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Overview

Brief Summary

Only male blackcaps live up to their name, with their black caps. Females have brown caps. They are an extremely numerous breeding bird in the Netherlands. They make their nests mostly in deciduous forests, but are also found in large gardens and parks. They will even nest in the dunes if the trees are tall enough. In the winter, they migrate to the south, although the group that stays in the Netherlands is growing. It saves energy and they profit from the proliferous bird feeding tables. In addition, they are the first ones around to find the best nesting areas.
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Comprehensive Description

Longueur 13 cm, envergure 20-23 cm, poids moyen 18 g.

Cette fauvette est largement répandue de la plaine à la montagne, elle figure parmi les dix espèces d’oiseaux les plus contactées par le programme STOC (Suivi Temporel des Oiseaux Communs). Considérée comme abondante et généraliste en France, on la trouve dans les forêts alluviales, les forêts de feuillus ou mixtes avec sous-étage, les milieux buissonnants ainsi que les parcs et jardins.

La Fauvette à tête noire se nourrit d’insectes et d’invertébrés qui constituent l’essentiel de son alimentation en période de nidification. Durant le reste de l’année elle est en grande partie frugivore.

Migratrices partielles, nos Fauvettes à tête noire peuvent selon la latitude et la rigueur de l’hiver hiverner sur place ou au contraire gagner l’Afrique du Nord ou au moins le bassin méditerranéen. Le midi de la France constitue une zone importante d’hivernage pour des populations issues des pays voisins comme l’Allemagne, mais une tendance à se diriger vers des quartiers d’hivernage plus proches situés en Europe de l’ouest a été aussi mise en évidence. La migration d’automne est sensible en septembre- octobre notamment, celle de printemps a lieu surtout en mars. Le chant du mâle, particulièrement mélodieux et se terminant par un motif en « forte », a fait l’objet de plusieurs études scientifiques relatives notamment aux dialectes.

Le nid est édifié en général à faible hauteur (< 2 m) dans la végétation. Le mâle participe à la construction du nid. La ponte comprend 4 à 6 œufs, couvés par les deux parents. Les oisillons éclosent au bout de 11 à 12 jours, et sont nourris par les deux parents. Ils prennent leur envol au bout de douze jours environ, l’élevage des jeunes pouvant se prolonger à l’extérieur du nid durant encore deux semaines voire plus.
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Distribution

The Blackcap is a common and familiar bird over large parts of central and southern Europe. It is mainly migratory in the northern and eastern part of its breeding range. Increasingly in recent decades, however, it may be a short-distance migrant or resident in the west and south (Mullarney et al. 2000; Ehrlich et al. 2000).

Some Blackcaps now overwinter even in central and northern Europe, especially in urban and suburban areas (Aymi and Gargallo 2006). Fifty years ago, the Blackcap was considered a summer visitor to northern Europe and the British Isles. However, an increasing number of birds began overwintering in Britain and Ireland, in numbers growing from a few individuals in the early 1960s to the point where a recent survey of birdwatchers found that 31% of their gardens had Blackcaps visiting bird tables from October 2003 to March 2004. Work in the early 1990s showed that the birds overwintering in Britain and Ireland actually bred in south central Europe and that this newly evolved migratory behavior was associated with genetic differences. The main wintering areas associated with Blackcaps breeding in south central Europe (and therefore the ancestral wintering areas for the British and Irish birds) are southern Iberia and North Africa. The new wintering area is disjunct from the original, and birds wintering in Britain and Ireland display a completely different migratory orientation (Bearhop et al. 2005 and references therein). It has been suggested that the rapid evolution of distinct migratory pathways and wintering habits has been made possible by allochronic (i.e., differently timed) spring arrival of migrants from their respective wintering quarters resulting in assortative mating. In this scenario, individuals tend to mate with other individuals from the same wintering areas, which would facilitate independent evolutionary trajectories. Although differently timed spring arrival and the resulting non-random mating are likely important factors in the evolution of the new migration pattern, Rolshausen et al. (2010) concluded that differences in spring arrival dates are not sufficient to explain the observed degree of assortative mating.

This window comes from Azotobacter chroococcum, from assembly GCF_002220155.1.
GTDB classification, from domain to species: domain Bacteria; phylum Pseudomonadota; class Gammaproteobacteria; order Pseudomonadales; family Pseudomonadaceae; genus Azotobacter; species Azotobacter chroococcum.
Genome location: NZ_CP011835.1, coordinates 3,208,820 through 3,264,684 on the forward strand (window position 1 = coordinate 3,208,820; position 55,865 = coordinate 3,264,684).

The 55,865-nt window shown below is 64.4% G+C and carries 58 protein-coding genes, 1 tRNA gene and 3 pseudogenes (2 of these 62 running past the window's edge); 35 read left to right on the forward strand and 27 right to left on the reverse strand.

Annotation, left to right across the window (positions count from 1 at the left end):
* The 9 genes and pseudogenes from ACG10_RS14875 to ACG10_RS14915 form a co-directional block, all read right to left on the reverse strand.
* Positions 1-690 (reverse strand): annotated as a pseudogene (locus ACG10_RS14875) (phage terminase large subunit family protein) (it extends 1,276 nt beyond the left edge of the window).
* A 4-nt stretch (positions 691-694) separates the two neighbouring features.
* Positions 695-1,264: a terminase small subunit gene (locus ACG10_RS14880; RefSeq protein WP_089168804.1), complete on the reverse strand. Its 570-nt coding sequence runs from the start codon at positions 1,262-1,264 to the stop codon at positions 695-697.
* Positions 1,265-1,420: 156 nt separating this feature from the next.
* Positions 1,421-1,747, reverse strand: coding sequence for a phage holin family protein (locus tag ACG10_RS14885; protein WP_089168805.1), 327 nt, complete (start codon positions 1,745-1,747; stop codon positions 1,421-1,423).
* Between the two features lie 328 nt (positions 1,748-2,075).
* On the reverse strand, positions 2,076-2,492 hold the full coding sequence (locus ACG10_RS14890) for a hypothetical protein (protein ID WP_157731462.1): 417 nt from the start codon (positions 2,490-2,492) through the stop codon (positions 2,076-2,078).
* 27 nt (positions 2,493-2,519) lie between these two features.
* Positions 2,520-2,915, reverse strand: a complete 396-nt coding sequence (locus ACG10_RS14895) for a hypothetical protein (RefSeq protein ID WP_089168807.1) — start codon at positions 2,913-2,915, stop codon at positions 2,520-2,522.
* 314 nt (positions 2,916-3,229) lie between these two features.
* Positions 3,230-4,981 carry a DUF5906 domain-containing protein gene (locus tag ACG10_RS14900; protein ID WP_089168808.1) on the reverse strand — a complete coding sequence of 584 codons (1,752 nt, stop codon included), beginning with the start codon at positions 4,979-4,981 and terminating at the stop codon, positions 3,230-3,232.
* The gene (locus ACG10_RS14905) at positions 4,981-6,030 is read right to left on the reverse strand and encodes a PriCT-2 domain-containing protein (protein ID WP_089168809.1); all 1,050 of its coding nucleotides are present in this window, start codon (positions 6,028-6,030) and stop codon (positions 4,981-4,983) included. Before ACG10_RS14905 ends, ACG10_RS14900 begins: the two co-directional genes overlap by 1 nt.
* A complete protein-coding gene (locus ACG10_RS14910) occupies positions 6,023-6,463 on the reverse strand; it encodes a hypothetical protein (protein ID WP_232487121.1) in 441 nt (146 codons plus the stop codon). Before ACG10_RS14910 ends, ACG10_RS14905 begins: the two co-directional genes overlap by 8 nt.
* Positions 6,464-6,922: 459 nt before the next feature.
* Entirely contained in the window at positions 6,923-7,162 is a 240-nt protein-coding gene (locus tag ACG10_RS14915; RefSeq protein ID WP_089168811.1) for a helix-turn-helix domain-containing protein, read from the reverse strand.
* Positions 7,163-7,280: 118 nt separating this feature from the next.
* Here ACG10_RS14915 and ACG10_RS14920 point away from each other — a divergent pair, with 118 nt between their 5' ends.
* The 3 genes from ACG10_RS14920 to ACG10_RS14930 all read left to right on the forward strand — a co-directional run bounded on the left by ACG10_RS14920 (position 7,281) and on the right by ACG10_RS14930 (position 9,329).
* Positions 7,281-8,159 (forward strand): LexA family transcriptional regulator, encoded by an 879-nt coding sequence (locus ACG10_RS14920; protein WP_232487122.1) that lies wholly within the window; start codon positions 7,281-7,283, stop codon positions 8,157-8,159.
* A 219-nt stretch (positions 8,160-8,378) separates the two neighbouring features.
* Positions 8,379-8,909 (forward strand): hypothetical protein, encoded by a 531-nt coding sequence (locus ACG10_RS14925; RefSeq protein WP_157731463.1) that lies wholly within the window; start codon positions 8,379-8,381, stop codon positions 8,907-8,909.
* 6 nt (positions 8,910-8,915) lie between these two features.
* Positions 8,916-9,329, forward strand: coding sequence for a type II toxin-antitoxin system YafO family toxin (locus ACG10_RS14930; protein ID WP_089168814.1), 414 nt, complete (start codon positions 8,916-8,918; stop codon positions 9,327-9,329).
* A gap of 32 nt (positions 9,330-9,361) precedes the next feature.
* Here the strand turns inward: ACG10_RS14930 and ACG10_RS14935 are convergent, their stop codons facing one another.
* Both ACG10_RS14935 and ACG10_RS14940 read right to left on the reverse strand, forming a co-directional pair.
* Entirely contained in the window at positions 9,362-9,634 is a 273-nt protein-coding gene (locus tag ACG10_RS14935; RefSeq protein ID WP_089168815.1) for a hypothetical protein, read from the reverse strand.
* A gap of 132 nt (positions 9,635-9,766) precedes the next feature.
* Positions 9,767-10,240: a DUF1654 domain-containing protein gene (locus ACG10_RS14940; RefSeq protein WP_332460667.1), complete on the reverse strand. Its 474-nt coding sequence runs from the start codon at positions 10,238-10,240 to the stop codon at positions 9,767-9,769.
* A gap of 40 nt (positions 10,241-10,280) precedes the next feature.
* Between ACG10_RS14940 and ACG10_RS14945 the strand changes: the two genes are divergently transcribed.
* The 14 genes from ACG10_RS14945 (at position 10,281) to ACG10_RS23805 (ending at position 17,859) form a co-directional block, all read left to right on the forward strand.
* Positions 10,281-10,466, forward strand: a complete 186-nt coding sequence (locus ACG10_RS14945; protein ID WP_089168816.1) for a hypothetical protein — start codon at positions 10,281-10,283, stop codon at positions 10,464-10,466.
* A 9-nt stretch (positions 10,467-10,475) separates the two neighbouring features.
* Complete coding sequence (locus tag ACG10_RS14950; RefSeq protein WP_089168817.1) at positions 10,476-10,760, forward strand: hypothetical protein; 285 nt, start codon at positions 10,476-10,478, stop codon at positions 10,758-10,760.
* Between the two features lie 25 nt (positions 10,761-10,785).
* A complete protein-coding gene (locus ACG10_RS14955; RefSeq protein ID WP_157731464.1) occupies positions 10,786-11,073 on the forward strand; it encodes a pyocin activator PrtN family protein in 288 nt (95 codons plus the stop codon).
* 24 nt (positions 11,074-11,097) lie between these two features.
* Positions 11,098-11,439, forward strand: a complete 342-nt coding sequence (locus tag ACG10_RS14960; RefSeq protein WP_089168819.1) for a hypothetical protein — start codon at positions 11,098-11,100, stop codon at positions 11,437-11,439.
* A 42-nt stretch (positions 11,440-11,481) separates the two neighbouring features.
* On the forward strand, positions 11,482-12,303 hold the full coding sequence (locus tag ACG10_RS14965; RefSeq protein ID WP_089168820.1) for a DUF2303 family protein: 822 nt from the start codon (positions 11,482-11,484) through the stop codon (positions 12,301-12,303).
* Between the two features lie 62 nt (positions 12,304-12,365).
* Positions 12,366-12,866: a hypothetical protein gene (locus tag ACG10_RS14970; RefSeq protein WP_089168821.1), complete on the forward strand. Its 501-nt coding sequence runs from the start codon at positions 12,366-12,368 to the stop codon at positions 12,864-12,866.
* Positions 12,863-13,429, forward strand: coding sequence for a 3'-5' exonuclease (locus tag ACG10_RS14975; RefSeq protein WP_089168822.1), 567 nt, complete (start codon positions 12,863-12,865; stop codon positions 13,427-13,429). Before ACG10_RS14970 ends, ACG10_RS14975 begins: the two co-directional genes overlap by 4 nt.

Many Blackcaps from the eastern portion of their breeding range winter in sub-Saharan East Africa (Aymi and Gargallo 2006).

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Physical Description

Morphology

Mullarney et al. 2000: Small sylviid warbler (length 13.5-15 cm), stocky build, dirty gray above and light olive gray below. Male with small black cap (reaching only to upper part of eye; female and juvenile have red-brown cap). Bill and legs gray.

A partially melanistic morph (i.e., a form with increased dark pigmentation) occurs on Atlantic islands and rarely in continental Europe (Aymi and Gargallo 2006).

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Ecology

Habitat

Habitat and Ecology

Systems
  • Terrestrial
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Depth range based on 2 specimens in 1 taxon.
Water temperature and chemistry ranges based on 2 samples.

Environmental ranges
  Depth range (m): 0 - 0
  Temperature range (°C): 9.885 - 10.083
  Nitrate (umol/L): 2.010 - 2.813
  Salinity (PPS): 34.758 - 34.950
  Oxygen (ml/l): 6.360 - 6.373
  Phosphate (umol/l): 0.355 - 0.371
  Silicate (umol/l): 1.624 - 1.816

Graphical representation

Temperature range (°C): 9.885 - 10.083

Nitrate (umol/L): 2.010 - 2.813

Salinity (PPS): 34.758 - 34.950

Oxygen (ml/l): 6.360 - 6.373

Phosphate (umol/l): 0.355 - 0.371

Silicate (umol/l): 1.624 - 1.816
 
Note: this information has not been validated. Check this *note*. Your feedback is most welcome.

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Breeds in shady woodlands with dense understory and in parks and gardens with significant undergrowth. Nests low in bushes (Mullarney et al. 2000). In winter, tends to occur more in bushy areas rich in berries and other fruits. Found from sea level to treeline (Aymi and Gargallo 2006).